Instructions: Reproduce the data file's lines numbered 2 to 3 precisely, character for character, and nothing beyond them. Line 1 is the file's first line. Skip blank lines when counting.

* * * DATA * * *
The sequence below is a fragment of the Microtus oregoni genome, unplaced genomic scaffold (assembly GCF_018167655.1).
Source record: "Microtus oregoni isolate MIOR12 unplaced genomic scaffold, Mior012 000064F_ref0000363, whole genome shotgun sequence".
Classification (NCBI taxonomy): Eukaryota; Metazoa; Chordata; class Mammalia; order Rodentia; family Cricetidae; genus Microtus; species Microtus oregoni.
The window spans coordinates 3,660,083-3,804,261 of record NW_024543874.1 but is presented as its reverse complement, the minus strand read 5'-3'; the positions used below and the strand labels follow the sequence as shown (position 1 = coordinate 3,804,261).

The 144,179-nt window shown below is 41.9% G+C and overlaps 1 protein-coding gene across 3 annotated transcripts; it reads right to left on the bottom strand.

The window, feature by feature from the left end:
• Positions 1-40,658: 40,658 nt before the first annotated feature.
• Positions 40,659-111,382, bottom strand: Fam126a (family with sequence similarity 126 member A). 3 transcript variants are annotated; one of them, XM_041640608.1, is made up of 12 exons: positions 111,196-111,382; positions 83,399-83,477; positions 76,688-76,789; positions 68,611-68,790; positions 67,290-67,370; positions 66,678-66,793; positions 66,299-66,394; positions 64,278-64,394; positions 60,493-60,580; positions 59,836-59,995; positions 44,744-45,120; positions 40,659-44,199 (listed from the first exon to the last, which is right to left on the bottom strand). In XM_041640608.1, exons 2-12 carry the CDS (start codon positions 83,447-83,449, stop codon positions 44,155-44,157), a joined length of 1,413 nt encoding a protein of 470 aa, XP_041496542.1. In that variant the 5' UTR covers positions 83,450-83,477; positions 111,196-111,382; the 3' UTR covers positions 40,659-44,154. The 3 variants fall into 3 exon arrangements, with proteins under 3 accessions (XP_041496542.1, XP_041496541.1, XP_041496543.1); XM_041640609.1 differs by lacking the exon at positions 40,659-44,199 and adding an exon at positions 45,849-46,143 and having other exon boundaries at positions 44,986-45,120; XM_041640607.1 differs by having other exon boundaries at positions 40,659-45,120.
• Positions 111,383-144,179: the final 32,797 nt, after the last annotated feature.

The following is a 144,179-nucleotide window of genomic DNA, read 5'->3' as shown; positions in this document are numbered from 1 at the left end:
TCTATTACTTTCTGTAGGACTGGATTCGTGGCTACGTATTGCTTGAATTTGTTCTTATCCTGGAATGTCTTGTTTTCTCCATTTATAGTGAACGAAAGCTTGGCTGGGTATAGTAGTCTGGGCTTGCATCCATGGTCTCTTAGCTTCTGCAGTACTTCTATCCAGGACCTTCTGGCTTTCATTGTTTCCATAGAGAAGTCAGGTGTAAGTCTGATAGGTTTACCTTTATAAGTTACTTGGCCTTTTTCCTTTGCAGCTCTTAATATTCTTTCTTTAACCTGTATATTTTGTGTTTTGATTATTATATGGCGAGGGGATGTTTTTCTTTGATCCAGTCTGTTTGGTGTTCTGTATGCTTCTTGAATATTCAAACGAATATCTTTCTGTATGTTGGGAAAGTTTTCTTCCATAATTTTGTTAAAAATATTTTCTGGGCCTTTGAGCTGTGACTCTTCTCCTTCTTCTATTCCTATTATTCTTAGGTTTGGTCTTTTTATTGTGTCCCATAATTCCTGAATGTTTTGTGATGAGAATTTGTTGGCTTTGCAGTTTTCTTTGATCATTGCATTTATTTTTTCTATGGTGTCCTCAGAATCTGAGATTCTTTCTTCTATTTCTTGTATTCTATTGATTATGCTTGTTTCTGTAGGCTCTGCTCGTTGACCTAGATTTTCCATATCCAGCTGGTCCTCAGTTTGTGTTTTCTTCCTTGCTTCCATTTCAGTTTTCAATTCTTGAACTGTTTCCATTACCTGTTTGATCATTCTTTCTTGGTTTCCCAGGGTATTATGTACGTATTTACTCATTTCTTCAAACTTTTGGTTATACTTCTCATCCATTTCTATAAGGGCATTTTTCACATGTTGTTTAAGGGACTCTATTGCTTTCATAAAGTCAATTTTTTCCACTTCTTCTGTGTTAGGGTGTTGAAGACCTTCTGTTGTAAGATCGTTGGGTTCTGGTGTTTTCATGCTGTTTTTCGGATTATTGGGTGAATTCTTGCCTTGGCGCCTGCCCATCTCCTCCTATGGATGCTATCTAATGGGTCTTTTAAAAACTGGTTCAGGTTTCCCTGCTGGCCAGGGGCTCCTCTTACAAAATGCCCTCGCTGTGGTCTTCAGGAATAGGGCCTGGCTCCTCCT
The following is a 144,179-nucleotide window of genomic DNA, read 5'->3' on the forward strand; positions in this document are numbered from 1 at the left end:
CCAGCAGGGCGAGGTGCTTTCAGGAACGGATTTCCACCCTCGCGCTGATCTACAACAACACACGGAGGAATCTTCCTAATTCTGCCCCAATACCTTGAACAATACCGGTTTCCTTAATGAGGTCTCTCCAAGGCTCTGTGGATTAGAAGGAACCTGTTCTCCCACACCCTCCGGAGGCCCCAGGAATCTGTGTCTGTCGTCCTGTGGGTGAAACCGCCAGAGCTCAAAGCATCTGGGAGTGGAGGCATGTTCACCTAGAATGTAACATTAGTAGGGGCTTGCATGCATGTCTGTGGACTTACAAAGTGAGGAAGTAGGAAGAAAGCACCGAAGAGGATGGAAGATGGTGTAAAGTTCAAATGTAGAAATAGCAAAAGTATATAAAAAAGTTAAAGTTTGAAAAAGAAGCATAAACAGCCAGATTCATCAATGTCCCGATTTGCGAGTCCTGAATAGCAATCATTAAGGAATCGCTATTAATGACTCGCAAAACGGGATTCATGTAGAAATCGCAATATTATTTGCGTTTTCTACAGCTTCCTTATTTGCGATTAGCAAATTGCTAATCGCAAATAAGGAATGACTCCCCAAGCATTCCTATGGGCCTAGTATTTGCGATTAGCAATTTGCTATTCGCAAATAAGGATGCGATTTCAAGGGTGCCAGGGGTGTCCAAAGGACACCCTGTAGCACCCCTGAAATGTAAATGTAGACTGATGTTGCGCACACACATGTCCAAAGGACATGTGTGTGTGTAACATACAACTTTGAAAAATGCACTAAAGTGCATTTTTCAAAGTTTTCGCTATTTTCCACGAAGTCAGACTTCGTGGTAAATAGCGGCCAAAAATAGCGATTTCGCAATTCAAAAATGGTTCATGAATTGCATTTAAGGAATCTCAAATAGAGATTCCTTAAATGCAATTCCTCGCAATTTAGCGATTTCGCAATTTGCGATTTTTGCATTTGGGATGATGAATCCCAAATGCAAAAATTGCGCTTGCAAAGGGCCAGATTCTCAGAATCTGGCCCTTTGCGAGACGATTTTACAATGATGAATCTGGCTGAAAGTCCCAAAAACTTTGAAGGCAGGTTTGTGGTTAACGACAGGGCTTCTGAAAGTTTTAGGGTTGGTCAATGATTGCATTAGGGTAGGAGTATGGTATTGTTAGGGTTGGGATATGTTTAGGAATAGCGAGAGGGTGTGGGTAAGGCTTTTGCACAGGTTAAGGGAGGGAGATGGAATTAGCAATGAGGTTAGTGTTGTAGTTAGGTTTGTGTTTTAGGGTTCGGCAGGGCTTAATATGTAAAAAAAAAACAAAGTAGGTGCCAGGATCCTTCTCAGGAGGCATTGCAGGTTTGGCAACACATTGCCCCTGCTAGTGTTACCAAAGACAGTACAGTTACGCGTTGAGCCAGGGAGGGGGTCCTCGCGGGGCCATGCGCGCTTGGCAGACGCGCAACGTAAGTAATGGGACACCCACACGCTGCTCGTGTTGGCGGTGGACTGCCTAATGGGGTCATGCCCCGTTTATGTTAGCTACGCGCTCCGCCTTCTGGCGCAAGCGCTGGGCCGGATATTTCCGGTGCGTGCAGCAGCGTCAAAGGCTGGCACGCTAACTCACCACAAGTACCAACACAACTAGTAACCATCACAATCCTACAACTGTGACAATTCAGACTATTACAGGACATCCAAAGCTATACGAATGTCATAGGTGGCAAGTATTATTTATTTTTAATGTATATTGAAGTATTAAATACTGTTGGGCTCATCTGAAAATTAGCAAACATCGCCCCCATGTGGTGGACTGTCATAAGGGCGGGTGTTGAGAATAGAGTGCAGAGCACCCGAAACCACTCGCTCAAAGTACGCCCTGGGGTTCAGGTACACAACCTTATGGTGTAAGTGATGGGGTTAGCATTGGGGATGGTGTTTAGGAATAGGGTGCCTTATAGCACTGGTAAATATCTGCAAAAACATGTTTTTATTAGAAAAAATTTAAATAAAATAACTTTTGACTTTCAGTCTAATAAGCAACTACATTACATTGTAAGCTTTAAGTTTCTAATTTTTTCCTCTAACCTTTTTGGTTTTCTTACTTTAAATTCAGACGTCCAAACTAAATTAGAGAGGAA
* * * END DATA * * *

Source record: "Microtus oregoni isolate MIOR12 unplaced genomic scaffold, Mior012 000064F_ref0000363, whole genome shotgun sequence".
Classification (NCBI taxonomy): Eukaryota; Metazoa; Chordata; class Mammalia; order Rodentia; family Cricetidae; genus Microtus; species Microtus oregoni.